But scientists say it is 'too early to recommend tooth brushing for prevention of heart failure', as more research is needed
Researchers from the Ewha Woman’s University in Seoul, South Korea conducted an investigation to determine whether improved oral hygiene could be associated with a decreased risk of occurrence of atrial fibrillation – a health condition that causes an abnormally fast heart rate – and heart failure.
The team assessed more than 160,000 participants aged between 40 and 79, none of whom had a history of atrial fibrillation or heart failure, gathering their data from the Korean National Health Insurance System.
Having undergone a routine medical assessment between 2003 and 2004, which noted attributes including their height, weight, past illnesses, lifestyle and oral hygiene, the participants were all followed up for a median period of 10 and a half years.
The study, which was published in journal European Journal of Preventive Cardiology, found that three per cent of the individuals developed atrial fibrillation over the course of the study, while approximately five per cent experienced heart failure.
They concluded that brushing one’s teeth three or more times a day was associated with a 10 per cent lower risk of developing atrial fibrillation and 12 per cent reduced risk of suffering from heart failure.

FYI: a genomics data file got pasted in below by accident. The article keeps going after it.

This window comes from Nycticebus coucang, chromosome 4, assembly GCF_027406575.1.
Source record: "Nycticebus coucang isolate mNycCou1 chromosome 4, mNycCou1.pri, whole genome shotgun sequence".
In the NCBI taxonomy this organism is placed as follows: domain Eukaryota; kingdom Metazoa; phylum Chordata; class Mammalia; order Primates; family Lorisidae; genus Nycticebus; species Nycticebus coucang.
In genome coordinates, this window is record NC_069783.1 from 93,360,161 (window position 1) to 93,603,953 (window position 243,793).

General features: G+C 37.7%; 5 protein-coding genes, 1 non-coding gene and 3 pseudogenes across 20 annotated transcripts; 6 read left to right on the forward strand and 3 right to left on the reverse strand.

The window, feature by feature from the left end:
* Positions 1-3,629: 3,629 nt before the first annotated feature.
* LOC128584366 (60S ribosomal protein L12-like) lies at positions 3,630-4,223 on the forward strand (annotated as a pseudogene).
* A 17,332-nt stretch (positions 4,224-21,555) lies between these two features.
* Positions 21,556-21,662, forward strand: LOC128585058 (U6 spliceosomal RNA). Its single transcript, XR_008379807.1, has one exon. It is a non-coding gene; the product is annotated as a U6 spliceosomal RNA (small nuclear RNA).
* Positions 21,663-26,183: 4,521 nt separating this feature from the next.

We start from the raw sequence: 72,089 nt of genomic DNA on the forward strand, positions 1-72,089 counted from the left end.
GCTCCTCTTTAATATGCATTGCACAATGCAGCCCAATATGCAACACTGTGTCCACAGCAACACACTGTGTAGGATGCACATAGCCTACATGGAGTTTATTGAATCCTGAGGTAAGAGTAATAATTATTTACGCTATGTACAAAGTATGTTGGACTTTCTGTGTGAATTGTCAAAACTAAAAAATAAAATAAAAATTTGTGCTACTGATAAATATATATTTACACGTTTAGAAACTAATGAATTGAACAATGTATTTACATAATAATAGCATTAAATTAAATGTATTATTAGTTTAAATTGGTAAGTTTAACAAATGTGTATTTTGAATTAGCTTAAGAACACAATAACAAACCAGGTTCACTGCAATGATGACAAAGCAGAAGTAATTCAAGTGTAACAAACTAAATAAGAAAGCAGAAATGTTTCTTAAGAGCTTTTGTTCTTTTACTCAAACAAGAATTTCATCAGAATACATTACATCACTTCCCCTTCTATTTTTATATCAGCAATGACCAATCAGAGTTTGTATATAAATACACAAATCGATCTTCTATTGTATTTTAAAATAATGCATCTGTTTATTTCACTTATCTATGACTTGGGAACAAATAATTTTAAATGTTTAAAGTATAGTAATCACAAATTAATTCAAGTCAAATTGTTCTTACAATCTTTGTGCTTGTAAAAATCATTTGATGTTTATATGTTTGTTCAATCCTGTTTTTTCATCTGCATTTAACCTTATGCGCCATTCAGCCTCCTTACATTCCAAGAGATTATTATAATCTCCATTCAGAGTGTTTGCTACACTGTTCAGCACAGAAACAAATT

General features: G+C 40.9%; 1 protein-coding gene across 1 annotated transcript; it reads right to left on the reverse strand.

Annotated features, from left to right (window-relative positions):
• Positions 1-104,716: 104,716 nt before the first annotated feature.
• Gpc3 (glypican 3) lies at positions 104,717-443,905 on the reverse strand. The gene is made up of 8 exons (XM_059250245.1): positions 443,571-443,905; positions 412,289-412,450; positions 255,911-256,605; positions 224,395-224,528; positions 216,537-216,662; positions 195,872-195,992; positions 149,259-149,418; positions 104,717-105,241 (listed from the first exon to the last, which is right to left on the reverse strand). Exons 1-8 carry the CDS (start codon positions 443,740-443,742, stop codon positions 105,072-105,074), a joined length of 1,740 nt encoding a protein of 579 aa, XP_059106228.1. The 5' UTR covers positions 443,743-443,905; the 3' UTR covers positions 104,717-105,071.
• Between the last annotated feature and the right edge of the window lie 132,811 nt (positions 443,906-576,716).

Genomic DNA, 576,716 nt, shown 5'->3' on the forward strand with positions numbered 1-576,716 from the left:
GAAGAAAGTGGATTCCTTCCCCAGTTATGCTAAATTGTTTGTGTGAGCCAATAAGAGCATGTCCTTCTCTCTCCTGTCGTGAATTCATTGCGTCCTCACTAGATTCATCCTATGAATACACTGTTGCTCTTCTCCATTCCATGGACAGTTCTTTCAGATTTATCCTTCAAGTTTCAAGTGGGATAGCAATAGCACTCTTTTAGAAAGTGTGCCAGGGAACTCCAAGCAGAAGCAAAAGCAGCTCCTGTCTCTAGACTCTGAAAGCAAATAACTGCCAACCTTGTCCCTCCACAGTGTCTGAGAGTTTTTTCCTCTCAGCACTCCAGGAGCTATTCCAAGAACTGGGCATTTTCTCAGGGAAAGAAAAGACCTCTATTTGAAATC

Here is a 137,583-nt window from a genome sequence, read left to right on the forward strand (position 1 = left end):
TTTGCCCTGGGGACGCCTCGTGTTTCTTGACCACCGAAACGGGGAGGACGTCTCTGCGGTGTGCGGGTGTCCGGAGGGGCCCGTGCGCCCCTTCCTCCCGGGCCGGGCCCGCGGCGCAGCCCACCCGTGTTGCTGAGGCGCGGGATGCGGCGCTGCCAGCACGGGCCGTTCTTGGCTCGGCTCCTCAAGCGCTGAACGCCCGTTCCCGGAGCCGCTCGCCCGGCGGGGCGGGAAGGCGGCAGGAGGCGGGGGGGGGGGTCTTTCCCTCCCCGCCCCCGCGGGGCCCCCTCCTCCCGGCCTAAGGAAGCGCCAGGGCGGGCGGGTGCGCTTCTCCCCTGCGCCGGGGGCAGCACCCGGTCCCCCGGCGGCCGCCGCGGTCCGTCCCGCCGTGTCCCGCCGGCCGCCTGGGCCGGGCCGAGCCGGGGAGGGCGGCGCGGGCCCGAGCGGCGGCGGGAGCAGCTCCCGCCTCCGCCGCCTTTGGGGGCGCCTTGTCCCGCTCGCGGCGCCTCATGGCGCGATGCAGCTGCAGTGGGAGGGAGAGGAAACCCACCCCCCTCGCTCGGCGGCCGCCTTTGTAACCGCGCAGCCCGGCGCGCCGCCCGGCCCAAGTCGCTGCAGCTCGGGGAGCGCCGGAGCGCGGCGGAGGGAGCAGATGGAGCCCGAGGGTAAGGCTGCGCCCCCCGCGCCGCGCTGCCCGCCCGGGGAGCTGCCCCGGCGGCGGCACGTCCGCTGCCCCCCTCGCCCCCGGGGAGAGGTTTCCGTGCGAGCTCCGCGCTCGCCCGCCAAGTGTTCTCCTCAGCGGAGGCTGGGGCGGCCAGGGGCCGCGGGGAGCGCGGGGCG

However, the researchers acknowledge that the study has "several limitations", including factors such as the data set consisting only of participants of Asian heritage, that dental X-rays were not used to determine any existing presence of gum disease and that the number of times the participants went for dental visits could not be checked.
Furthermore, an editorial published in the scientific journal to accompany the release of the study stated that the “causality of these associations is unclear”.
“It is certainly too early to recommend tooth brushing for the prevention of AF [atrial fibrillation] and CHF [congestive heart failure],” the editorial reads.
“While the role of inflammation in the occurrence of cardiovascular disease is becoming more and more evident, intervention studies are needed to define strategies of public health importance.”
The study’s findings were independent of several factors, including the participants’ age, sex, BMI (body mass index), their socioeconomic status, how much alcohol they consume and whether they exercise regular.
The authors explained that one theory behind their investigation’s conclusion is that regular brushing of the teeth reduces the amount of bacteria that can be found in the pocket between the teeth and the gums, which may then in turn prevent the bacteria from entering the bloodstream.
Dr. Tae-Jin Song, of Ewha Woman’s University in Seoul and senior author of the study, said that the large cohort of participants, who were assessed over a long period of time, “adds strength” to the findings.
The Oral Health Foundation recommends brushing your teeth last thing at night and at least at one other point during the day.
The oral health charity also suggests changing your toothbrush every two to three months.